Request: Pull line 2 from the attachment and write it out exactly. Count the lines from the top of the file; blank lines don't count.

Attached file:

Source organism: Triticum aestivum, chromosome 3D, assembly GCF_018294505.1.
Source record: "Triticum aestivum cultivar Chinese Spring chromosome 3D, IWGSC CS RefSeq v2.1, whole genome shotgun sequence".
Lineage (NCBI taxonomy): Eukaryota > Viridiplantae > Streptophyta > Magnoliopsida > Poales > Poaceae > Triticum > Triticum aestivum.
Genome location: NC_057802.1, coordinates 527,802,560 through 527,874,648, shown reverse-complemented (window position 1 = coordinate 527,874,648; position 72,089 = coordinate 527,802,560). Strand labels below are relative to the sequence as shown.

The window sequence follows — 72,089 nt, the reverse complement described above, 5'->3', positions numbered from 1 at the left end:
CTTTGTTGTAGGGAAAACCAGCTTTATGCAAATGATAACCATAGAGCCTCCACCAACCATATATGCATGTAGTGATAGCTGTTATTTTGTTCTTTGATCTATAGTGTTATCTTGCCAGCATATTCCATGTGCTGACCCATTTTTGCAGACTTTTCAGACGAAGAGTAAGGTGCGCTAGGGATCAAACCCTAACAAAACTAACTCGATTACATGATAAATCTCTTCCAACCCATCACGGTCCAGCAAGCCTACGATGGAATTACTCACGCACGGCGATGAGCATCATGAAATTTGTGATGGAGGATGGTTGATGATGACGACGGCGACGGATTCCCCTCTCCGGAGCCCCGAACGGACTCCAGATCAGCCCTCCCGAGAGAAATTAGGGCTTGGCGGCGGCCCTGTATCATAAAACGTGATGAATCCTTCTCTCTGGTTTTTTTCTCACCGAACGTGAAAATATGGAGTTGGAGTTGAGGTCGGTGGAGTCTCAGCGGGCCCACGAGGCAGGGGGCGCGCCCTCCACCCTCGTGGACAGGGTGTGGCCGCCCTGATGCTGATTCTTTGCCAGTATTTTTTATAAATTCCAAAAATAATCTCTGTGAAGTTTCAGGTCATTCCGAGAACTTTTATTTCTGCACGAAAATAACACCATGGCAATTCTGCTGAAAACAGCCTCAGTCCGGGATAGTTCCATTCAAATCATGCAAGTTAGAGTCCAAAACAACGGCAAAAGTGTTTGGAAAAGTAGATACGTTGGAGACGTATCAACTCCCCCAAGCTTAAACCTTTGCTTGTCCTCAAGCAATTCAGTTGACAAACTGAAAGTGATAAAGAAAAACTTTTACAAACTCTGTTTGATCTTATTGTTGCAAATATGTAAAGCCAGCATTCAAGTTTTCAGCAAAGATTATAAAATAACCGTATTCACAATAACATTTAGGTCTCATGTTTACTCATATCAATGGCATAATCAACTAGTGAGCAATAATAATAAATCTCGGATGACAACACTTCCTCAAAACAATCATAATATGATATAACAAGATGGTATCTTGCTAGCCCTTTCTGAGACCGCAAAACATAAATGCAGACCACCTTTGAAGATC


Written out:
Source record: "Triticum aestivum cultivar Chinese Spring chromosome 3D, IWGSC CS RefSeq v2.1, whole genome shotgun sequence".